The airport experience begins on the road, a thirty minute straight burn from the city center, lights of black BMWs flashing down rickety Lada as it struggles to make it past 90. I wonder who’s jetting off where as the sleek tail lights disappear slowly. It’s the same every time: the same queue of old ladies in black cloth with massive suitcases wedging through the first passport check, hardly moving. The same metal detector that sounds the alarm every time anyone passes through.
The desk at which the departure tax is paid — a miserly 200 Syrian pounds, or four dollars for lucky foreigners, or twenty bucks for luckless domestics — is different. It has changed from time to time over the two years that I have been using the services of Damascus International Airport. Like many things in this country of constant flux, change can be rapid. The once tatty plastic counter is miraculously replaced with a shiny LCD-lit service center in the main foyer — only to be taken away within the month.
The old is coupled with the new everywhere you look. Moustachioed military men thumb each page of every passport, lift every stamp, and review every visa with quizzical frowns, while upstairs, in the bright duty-free shopping area, glamorous ladies advise on perfume, hand luggage or Sony Cybershots, collecting hard currency for the country’s leading cousin.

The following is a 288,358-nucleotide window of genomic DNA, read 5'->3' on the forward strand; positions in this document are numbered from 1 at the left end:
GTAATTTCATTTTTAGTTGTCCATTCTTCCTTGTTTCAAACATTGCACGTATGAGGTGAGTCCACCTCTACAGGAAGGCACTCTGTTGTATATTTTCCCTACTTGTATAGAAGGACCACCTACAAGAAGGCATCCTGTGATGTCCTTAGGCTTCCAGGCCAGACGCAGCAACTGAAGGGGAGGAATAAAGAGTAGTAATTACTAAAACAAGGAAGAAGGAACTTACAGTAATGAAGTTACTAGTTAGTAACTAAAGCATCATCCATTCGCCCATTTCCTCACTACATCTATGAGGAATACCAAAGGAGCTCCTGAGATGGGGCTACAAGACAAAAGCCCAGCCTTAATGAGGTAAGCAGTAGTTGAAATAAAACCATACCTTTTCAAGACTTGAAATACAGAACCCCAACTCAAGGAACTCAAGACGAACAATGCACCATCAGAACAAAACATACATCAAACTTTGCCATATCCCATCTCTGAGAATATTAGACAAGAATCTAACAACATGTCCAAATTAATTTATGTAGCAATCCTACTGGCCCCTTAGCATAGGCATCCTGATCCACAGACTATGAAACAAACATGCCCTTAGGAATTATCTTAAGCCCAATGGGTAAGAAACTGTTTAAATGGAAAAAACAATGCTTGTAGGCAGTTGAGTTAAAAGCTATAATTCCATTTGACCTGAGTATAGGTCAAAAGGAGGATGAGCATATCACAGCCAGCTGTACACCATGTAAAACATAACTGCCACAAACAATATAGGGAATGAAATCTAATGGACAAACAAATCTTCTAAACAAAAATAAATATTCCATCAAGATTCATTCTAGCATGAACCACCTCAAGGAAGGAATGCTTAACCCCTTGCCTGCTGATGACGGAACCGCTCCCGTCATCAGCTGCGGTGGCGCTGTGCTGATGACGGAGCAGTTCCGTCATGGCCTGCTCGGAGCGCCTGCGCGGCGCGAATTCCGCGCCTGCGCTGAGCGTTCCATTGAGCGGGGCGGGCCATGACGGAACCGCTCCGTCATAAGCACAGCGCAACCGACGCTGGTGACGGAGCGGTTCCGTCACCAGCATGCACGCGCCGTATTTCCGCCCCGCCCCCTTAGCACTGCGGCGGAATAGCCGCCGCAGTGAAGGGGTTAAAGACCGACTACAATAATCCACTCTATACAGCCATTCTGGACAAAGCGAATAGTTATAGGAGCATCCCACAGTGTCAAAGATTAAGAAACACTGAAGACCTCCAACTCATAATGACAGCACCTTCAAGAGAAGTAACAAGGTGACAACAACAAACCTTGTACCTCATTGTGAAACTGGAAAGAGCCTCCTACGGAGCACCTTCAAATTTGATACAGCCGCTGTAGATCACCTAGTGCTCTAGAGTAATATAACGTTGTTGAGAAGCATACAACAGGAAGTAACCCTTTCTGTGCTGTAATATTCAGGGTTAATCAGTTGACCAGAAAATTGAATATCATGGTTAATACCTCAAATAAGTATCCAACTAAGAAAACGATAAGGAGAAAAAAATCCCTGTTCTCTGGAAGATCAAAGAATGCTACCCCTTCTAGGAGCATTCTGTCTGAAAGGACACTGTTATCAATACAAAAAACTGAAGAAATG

“Just a perfect day” says the sign in the coffee shop: a new coffee stop, “In House,” a hint of Statue of Liberty in the backing poster. It hangs in the large, Formica-shod restaurant, cobbled together sometime in the late 1970s, where a bottle of still Boukein will cost you more than a main mezze in one of the courtyard restaurants of the Old City.
Arrival is always more tense. The first time, they say, is never the best: British Airways baggage mishandling, forms to fill out, military to advise; total despair. Since then, the line of immigration officials has seemed less a hurdle. My last time through, I achieved what I thought impossible for a journalist entering Syria on a press visa: diplomatic immunity — or at least no queue of old ladies. And the only thumbs visible were pointing up.